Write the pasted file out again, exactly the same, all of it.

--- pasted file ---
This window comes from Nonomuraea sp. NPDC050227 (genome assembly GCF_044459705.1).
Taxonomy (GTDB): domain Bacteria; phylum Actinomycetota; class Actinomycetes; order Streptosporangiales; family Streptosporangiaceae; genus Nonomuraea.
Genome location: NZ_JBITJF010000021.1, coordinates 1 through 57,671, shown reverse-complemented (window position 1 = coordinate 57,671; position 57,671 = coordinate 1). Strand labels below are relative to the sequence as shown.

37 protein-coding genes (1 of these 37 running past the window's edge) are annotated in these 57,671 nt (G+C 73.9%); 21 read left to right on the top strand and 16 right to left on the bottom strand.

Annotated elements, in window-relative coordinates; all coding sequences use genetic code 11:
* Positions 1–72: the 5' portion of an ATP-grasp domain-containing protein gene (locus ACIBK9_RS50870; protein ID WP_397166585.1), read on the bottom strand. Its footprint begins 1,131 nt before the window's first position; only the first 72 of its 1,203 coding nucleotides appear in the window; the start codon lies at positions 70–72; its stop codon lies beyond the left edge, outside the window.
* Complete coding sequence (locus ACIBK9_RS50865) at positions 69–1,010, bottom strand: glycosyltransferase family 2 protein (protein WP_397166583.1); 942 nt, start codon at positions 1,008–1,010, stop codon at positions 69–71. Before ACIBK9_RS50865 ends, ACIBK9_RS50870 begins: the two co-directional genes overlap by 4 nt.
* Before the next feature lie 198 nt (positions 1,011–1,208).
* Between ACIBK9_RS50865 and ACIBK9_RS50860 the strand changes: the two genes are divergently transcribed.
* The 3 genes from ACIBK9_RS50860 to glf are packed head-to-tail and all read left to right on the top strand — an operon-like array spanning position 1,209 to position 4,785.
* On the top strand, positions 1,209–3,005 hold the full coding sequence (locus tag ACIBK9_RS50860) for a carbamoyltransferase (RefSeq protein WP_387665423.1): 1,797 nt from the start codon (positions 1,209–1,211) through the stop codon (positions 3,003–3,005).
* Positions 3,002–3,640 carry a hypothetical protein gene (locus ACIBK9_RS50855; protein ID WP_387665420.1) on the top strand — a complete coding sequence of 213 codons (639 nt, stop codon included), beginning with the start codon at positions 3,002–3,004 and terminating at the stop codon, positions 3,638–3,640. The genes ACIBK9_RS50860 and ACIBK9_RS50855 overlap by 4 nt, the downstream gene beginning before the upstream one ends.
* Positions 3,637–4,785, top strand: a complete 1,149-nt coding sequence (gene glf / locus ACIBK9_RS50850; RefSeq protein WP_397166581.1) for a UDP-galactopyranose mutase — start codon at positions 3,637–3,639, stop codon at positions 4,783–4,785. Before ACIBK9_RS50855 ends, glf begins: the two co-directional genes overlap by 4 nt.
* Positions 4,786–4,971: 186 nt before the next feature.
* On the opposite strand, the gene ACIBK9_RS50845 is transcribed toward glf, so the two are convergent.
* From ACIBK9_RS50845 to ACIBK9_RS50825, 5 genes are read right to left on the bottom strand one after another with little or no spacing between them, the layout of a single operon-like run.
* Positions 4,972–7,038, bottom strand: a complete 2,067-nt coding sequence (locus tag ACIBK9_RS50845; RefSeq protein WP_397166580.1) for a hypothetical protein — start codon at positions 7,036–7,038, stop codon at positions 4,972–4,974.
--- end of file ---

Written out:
This window comes from Nonomuraea sp. NPDC050227 (genome assembly GCF_044459705.1).
Taxonomy (GTDB): domain Bacteria; phylum Actinomycetota; class Actinomycetes; order Streptosporangiales; family Streptosporangiaceae; genus Nonomuraea.
Genome location: NZ_JBITJF010000021.1, coordinates 1 through 57,671, shown reverse-complemented (window position 1 = coordinate 57,671; position 57,671 = coordinate 1). Strand labels below are relative to the sequence as shown.

37 protein-coding genes (1 of these 37 running past the window's edge) are annotated in these 57,671 nt (G+C 73.9%); 21 read left to right on the top strand and 16 right to left on the bottom strand.

Annotated elements, in window-relative coordinates; all coding sequences use genetic code 11:
* Positions 1–72: the 5' portion of an ATP-grasp domain-containing protein gene (locus ACIBK9_RS50870; protein ID WP_397166585.1), read on the bottom strand. Its footprint begins 1,131 nt before the window's first position; only the first 72 of its 1,203 coding nucleotides appear in the window; the start codon lies at positions 70–72; its stop codon lies beyond the left edge, outside the window.
* Complete coding sequence (locus ACIBK9_RS50865) at positions 69–1,010, bottom strand: glycosyltransferase family 2 protein (protein WP_397166583.1); 942 nt, start codon at positions 1,008–1,010, stop codon at positions 69–71. Before ACIBK9_RS50865 ends, ACIBK9_RS50870 begins: the two co-directional genes overlap by 4 nt.
* Before the next feature lie 198 nt (positions 1,011–1,208).
* Between ACIBK9_RS50865 and ACIBK9_RS50860 the strand changes: the two genes are divergently transcribed.
* The 3 genes from ACIBK9_RS50860 to glf are packed head-to-tail and all read left to right on the top strand — an operon-like array spanning position 1,209 to position 4,785.
* On the top strand, positions 1,209–3,005 hold the full coding sequence (locus tag ACIBK9_RS50860) for a carbamoyltransferase (RefSeq protein WP_387665423.1): 1,797 nt from the start codon (positions 1,209–1,211) through the stop codon (positions 3,003–3,005).
* Positions 3,002–3,640 carry a hypothetical protein gene (locus ACIBK9_RS50855; protein ID WP_387665420.1) on the top strand — a complete coding sequence of 213 codons (639 nt, stop codon included), beginning with the start codon at positions 3,002–3,004 and terminating at the stop codon, positions 3,638–3,640. The genes ACIBK9_RS50860 and ACIBK9_RS50855 overlap by 4 nt, the downstream gene beginning before the upstream one ends.
* Positions 3,637–4,785, top strand: a complete 1,149-nt coding sequence (gene glf / locus ACIBK9_RS50850; RefSeq protein WP_397166581.1) for a UDP-galactopyranose mutase — start codon at positions 3,637–3,639, stop codon at positions 4,783–4,785. Before ACIBK9_RS50855 ends, glf begins: the two co-directional genes overlap by 4 nt.
* Positions 4,786–4,971: 186 nt before the next feature.
* On the opposite strand, the gene ACIBK9_RS50845 is transcribed toward glf, so the two are convergent.
* From ACIBK9_RS50845 to ACIBK9_RS50825, 5 genes are read right to left on the bottom strand one after another with little or no spacing between them, the layout of a single operon-like run.
* Positions 4,972–7,038, bottom strand: a complete 2,067-nt coding sequence (locus tag ACIBK9_RS50845; RefSeq protein WP_397166580.1) for a hypothetical protein — start codon at positions 7,036–7,038, stop codon at positions 4,972–4,974.